Detroit — Miguel Cabrera is having a good, but unusual season for the Tigers.
Instead of his normally great season.
At the very least, he’s been enigmatic.
His batting average is .309. He’s on a pace to end up with 114 RBIs. For most players, that would be a banner season.
Cabrera can’t be compared to most players, however. He can only be compared to Cabrera — the American League’s Most Valuable Player the last two years, and the best hitter in the game.
But some are wondering what’s up with the best hitter?
If you point to how his home runs are down — at his current pace, he would hit 22, his lowest total since 2003 — you also have to point to his doubles.
Cabrera already has 40 doubles, projecting to 53 for the season. That would be a career high.
And based on the 58 extra-base hits he has through the Tigers’ first 122 games, he’s on a pace to have 77 for the season — six more than last year.
But if doubles have replaced his home runs, are doubles from Cabrera enough? That’s the question.
Traditionally July and August are Cabrera’s most powerful months. He has 71 career home runs in August, 68 in July.
Therein lies Cabrera’s unusual summer.
In the 42 games he’s played since July 1, Cabrera has three home runs and 21 RBIs. In each category, they are his lowest totals as a Tiger over a similar time period. Also of note, in the 42 games he’s played since July 1, the Tigers are 20-22.
Is there a corollary?
Perhaps there is, but you can’t blame a team’s struggles on one player even when he’s the team’s best player.
It’s not as if Cabrera is hitting .199 since July 1. He’s hitting .299, but it’s not a batting average to which he’s accustomed.
If anything, Cabrera has spoiled the Tigers. In four of his previous six seasons with the team, he’s hit at least 10 home runs since July 1 by now.
In three of the previous six seasons, he’s averaged an RBI per game since July 1 by now — instead of the RBI for every two games he’s averaging since July 1 this year.
There’s been some speculation that the reduction in his production can be traced to the off-season surgery he had — and that his strength couldn’t be expected to hold up the entire year.
Players don’t like to use medical excuses, though. Most of them don’t like any excuses at all, but there have been times we’ve all recently seen Cabrera staring at a fly ball he’s driven deep into the outfield, while looking surprised it fell short of the seats.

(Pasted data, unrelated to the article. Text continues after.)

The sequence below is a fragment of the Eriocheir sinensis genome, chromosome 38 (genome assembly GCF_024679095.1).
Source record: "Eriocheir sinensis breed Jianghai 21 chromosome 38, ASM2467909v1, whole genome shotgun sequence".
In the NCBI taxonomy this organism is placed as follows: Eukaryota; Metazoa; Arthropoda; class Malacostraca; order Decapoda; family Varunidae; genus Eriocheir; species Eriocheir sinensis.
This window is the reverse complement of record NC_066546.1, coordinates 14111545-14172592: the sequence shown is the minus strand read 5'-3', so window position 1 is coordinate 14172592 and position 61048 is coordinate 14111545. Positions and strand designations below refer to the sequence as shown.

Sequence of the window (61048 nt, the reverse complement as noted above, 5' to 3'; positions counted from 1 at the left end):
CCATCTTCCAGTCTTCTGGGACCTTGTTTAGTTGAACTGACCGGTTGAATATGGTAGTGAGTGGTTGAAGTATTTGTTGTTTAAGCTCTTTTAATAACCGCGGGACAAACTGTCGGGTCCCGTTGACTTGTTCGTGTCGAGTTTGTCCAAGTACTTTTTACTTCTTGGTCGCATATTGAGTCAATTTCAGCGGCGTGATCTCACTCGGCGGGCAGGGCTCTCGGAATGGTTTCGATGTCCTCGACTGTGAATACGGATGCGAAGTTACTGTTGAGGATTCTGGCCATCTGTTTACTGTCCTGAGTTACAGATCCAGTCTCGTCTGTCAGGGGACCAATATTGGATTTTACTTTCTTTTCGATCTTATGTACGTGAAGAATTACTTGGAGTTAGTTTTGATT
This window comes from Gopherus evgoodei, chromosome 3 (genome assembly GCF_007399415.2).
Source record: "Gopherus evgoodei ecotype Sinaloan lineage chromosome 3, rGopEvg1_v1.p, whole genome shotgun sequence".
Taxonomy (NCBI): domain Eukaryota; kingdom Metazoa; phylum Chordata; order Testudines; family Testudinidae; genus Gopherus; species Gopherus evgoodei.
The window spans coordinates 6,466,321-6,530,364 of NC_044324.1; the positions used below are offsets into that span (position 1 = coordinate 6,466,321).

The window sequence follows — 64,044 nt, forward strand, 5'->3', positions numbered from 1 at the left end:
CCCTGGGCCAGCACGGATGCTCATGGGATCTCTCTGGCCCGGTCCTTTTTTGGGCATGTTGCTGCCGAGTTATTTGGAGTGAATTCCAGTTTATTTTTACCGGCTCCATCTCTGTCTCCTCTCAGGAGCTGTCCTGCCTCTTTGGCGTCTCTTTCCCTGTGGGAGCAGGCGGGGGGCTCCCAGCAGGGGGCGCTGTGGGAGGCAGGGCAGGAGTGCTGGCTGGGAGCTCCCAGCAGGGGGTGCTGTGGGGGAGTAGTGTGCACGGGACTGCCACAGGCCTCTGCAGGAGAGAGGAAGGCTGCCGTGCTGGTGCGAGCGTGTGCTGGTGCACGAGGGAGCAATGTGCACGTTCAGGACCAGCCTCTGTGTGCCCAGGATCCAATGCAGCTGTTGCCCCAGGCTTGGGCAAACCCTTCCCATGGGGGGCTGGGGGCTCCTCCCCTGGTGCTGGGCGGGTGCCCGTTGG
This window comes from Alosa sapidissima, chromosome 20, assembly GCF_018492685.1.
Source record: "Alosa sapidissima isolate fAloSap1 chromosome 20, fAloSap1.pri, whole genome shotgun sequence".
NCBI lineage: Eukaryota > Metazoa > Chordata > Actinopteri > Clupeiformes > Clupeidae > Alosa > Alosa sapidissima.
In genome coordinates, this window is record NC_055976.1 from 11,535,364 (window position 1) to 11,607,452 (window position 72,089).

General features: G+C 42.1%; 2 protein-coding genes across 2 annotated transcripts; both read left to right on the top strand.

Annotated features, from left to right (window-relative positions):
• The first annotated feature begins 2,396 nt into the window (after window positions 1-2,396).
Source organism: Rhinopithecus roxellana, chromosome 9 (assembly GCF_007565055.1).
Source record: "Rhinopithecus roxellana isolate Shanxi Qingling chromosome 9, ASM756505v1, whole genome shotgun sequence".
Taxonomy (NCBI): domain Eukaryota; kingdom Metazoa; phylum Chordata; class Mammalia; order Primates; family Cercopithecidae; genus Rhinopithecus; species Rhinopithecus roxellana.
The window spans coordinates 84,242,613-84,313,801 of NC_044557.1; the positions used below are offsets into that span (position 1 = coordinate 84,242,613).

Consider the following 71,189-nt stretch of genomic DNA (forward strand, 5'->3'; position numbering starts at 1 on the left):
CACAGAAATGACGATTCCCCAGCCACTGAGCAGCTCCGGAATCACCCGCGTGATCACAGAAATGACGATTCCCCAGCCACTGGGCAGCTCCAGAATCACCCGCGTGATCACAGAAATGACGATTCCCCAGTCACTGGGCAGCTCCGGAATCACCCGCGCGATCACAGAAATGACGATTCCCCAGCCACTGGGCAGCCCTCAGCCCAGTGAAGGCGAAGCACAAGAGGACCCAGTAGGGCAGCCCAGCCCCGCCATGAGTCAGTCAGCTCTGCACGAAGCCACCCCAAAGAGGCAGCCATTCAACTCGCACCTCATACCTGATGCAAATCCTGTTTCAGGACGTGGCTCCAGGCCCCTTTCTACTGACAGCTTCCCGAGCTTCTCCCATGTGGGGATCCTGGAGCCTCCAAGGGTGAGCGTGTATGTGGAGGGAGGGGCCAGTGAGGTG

It’s also true that hitters can encounter bad luck. Such stretches don’t usually last for 42 games, however.
Nor is this meant to be an indictment of Cabrera’s performance, because hitters who have performed at the high level he’s achieved as a Tiger certainly deserve some slack.
But when analyzing the Tigers’ 21-22 performance since July 1 — they won the game (July 9) in which he didn’t play — Cabrera’s numbers certainly must be taken into account.
Has he changed his swing, which would account for more line-drive doubles?
It doesn’t appear so to the naked eye.
Plus there’s this about his doubles: It’s true he has four in the last four games, but he had none in the 24 games before that — so they appear to come in spurts, and can disappear for weeks.
Can the Tigers win if they get the kind of the numbers from Cabrera for their final 40 games that they’ve gotten in his last 42?
It might prove difficult, but at the same time it would be unfair to say they can’t because that would be set Cabrera up for the entire offensive blame.
They might not win if he starts hitting home runs — or they might win even if he doesn’t.
All that can be said at this point is what was said originally: He’s having a good, but unusual season.
Someone on a pace to end up hitting .309 with 53 doubles, 77 extra-base hits and 114 RBIs is not having a bad year.
But it’s not a summer that has looked like his others.
The following chart shows what Cabrera has hit for the first 42 games after July 1 of each season he’s been a Tiger.